Competency models define the ideal performance of organisational capabilities, making them the halfway point between business strategy and employee performance.
They’re detailed in nature but not complicated to create, making them a worthwhile investment. We break down the core components of competency models (including a few examples for benchmarking) in this article.
What is a competency model?
A competency model defines a standardised and systematic way of measuring the performance needs of a job role or capability.
It also provides a framework for what performance should look like based on an increasingly complex scale of behaviours, skills, and characteristics.
The competency vs capability debate
These two words are the source of much confusion in business and HR jargon. Ultimately, they are different but complementary things.
- A capability is a combination of knowledge, skills, behaviours and processes, usually one of many that make up an organisation’s unique differentiator.
- A competency is a measure of how a capability is performed. That’s generally evidenced through behaviours and evaluated against a sliding scale of criteria, such as from foundational to advanced. You may see them referred to as key indicators or performance indicators in many US or European models.
Why use a competency model?
Truly strategic L&D is the aim for most L&D, HR and organisational development professionals, but the practicality of implementation is harder than you may think. Business leaders (aka those with power over the coin purse) want to see tangible improvements to individual performance, team effectiveness and, in turn, broader metrics like retention and revenue growth.
That comes back to the performance management practices you have in place, which means you need to ensure that you have an effective and consistent way to benchmark job roles, performance, evaluations and professional development.
Which brings us to competency models. Competencies add an exhaustive dynamism to capabilities, in that they provide a clear sense of how to perform them and guardrails of how performance can progress.
- Benchmarks for performance evaluation across functions and localised departments
- Consistent realisation of organisational capabilities by employees
- Insight for employee self-assessments and greater self-awareness and alignment with organisation
- Accurate data for timely learning interventions
- Standards for objective recruitment and retention.
Ultimately, it means you’re accurately translating high-level business needs into employee performance indicators through strategic metrics. Which in turn means that you have verifiable data to justify L&D costs and talent management decisions to C-Suite. (A little work in the short-term for a lot of long-term gain, wouldn’t you say?)
This is the foundation on which we built the performance learning management system (PLMS). It’s the only solution designed to guide learners to master the specific capabilities of their roles, so you can prove behavioural change and the impact of individual learning experiences on performance. Using both your capability framework and competency model within Acorn PLMS, you can create truly contextual learning opportunities aligned with business strategy.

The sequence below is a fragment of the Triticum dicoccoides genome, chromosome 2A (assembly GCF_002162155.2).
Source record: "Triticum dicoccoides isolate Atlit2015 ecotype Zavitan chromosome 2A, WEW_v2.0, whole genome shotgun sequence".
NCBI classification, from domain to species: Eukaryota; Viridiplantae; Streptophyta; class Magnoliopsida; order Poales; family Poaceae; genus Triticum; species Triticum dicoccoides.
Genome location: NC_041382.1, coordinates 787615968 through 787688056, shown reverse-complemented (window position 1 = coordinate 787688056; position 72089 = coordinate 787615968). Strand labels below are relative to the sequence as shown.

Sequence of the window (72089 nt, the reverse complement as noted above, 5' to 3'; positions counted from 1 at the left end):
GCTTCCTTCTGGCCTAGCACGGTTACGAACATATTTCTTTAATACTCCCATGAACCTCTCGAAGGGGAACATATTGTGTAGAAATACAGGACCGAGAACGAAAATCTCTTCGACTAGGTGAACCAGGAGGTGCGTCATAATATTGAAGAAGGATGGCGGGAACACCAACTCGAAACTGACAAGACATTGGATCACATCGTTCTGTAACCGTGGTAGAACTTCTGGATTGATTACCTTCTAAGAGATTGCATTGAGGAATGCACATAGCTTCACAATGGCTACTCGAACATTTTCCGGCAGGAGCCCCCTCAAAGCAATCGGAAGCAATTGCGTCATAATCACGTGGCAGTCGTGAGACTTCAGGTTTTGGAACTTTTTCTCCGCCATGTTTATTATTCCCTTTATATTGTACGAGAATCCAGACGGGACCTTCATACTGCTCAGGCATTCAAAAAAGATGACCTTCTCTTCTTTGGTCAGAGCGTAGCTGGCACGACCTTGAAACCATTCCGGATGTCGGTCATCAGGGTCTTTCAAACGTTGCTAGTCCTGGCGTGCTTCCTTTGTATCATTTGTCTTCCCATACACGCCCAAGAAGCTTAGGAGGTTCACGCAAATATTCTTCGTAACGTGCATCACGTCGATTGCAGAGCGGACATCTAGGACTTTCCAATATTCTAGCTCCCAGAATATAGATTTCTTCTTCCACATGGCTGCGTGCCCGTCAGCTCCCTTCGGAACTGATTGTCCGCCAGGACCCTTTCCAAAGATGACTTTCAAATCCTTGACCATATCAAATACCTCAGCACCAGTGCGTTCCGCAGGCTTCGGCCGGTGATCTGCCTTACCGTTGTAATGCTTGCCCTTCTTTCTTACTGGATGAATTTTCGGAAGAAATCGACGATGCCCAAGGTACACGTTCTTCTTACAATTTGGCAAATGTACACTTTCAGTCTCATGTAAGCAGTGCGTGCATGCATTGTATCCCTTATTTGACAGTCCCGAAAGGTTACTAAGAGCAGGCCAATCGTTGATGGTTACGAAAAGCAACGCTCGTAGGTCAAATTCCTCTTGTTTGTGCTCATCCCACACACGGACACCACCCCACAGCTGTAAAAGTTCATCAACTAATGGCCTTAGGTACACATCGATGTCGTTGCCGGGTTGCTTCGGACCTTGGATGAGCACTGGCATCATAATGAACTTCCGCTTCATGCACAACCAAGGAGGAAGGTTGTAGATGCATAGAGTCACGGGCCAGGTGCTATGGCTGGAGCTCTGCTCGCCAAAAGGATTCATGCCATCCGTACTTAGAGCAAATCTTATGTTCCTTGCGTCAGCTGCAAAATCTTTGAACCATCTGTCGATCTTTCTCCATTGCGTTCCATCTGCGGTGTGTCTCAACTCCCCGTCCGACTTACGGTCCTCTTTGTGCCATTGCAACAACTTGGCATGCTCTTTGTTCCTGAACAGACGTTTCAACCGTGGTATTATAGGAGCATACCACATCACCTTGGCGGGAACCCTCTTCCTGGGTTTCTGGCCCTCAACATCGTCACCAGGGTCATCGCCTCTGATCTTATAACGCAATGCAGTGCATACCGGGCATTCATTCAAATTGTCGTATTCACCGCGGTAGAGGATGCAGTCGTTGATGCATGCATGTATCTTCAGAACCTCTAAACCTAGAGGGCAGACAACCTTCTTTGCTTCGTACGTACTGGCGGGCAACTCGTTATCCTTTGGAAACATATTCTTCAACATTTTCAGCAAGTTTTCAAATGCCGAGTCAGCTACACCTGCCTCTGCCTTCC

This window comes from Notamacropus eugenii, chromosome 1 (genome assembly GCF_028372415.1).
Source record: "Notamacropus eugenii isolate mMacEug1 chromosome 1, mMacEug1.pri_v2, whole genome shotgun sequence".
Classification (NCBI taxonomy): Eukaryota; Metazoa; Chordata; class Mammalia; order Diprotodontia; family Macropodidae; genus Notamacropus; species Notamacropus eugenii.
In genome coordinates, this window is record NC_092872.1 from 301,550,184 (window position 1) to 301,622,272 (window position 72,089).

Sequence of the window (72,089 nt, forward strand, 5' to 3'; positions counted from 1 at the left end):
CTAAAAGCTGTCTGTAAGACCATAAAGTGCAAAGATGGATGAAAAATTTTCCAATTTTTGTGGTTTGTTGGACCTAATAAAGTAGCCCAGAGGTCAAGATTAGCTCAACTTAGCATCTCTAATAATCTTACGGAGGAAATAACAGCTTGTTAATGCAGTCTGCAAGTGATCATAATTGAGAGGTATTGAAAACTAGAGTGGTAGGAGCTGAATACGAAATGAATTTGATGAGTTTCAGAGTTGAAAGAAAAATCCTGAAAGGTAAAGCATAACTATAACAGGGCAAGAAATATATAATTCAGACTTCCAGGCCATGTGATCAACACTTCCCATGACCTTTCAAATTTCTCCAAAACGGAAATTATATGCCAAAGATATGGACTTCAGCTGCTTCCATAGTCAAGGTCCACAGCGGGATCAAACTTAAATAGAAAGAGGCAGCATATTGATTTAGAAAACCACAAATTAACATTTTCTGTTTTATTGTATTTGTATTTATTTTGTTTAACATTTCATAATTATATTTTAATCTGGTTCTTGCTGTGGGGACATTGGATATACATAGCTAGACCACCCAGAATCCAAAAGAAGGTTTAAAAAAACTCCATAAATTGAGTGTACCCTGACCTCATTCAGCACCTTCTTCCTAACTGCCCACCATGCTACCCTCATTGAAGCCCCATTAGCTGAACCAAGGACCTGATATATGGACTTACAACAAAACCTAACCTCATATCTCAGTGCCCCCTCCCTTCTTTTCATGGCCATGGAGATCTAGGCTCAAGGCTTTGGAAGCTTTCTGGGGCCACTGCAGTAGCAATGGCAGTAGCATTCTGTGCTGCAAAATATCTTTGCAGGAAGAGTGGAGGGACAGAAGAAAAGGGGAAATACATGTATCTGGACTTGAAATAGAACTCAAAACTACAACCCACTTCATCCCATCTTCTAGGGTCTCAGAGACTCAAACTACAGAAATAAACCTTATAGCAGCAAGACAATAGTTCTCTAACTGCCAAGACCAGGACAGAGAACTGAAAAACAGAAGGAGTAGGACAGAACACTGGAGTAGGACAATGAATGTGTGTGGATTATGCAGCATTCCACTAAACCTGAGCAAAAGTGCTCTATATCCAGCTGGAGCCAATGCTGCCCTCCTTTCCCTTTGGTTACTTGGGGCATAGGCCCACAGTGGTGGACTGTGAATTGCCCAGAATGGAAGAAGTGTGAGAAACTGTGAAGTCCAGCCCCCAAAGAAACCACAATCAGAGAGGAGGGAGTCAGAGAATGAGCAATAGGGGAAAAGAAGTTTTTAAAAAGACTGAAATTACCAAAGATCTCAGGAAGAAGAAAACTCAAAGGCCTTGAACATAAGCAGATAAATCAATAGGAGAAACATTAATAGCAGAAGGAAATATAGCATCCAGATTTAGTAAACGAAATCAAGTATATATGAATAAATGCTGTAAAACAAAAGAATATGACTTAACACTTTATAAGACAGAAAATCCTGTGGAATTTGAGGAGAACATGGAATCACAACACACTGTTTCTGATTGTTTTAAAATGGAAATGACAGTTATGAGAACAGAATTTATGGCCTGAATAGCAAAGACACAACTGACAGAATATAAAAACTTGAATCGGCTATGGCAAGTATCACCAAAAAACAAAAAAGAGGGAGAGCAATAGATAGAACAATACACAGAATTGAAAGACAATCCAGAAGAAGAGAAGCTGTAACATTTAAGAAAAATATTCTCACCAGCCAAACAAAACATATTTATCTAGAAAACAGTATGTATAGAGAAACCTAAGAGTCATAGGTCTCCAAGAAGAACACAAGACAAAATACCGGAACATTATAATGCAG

Key elements of a competency model
Keep in mind that while you can use a competency model on its own, you’ll experience the highest performance if it’s used as a supporting tool for a capability framework or capability map. A competency model does not stand alone; you’ll already have the basis of knowledge, skills and abilities expected in employees.
When developing competency models, it’s best to go as personal as possible. That means:
- Detailed definitions of behavioural or performance indicators
- An exhaustive scale of said behavioural indicators
- Supporting resources, such as guides for competency assessments.
- A visual representation of the model, even if that is simply a PDF.
Types of competency models
The thing about competencies is that they are somewhat subjective, given the measurement of behaviour and varying complexity of responsibilities. You may also have different streams of capabilities, warranting the need for different competency models.
Between job-specific, core and leadership competencies, there are a few ways you can shape your model. The world is your oyster here.
Core competency model
This model includes a more high level view of competencies, but don’t mistake that for generic. These competencies (and their corresponding capabilities) are like a baseline of successful performance across your workforce.
Consider them like core values—opposing mindsets or ways of work won’t make for good culture fit or good team dynamics, and that doesn’t bode well for productivity or retention.
The American Job Center aims their competency models at job seekers with decompositions of transferable skills and behaviours needed in the workforce.
To borrow from their Building Blocks Model, broader displays of competency that may touch your entire workforce include:
- Health and safety, e.g. Takes actions to ensure the safety of self and others, in accordance with established personal and workplace safety practices.
- Communication. Considers others’ viewpoints and alter opinion when it is appropriate to do so.
- Problem solving. Decisively chooses the best solution after evaluating the relative merits of each possible option.
Job specific model
Just as capabilities can be mapped to job roles, job-specific or functional competencies may be required.
Job-specific competency models usually include specific references to previous training or industry standards. Take the NSW Public Sector’s Human Resource Management capability framework. One capability is Workforce strategy, where an advanced measure of competency is Contribute expert knowledge of service delivery models and labour market trends to leadership discussions on workforce strategies.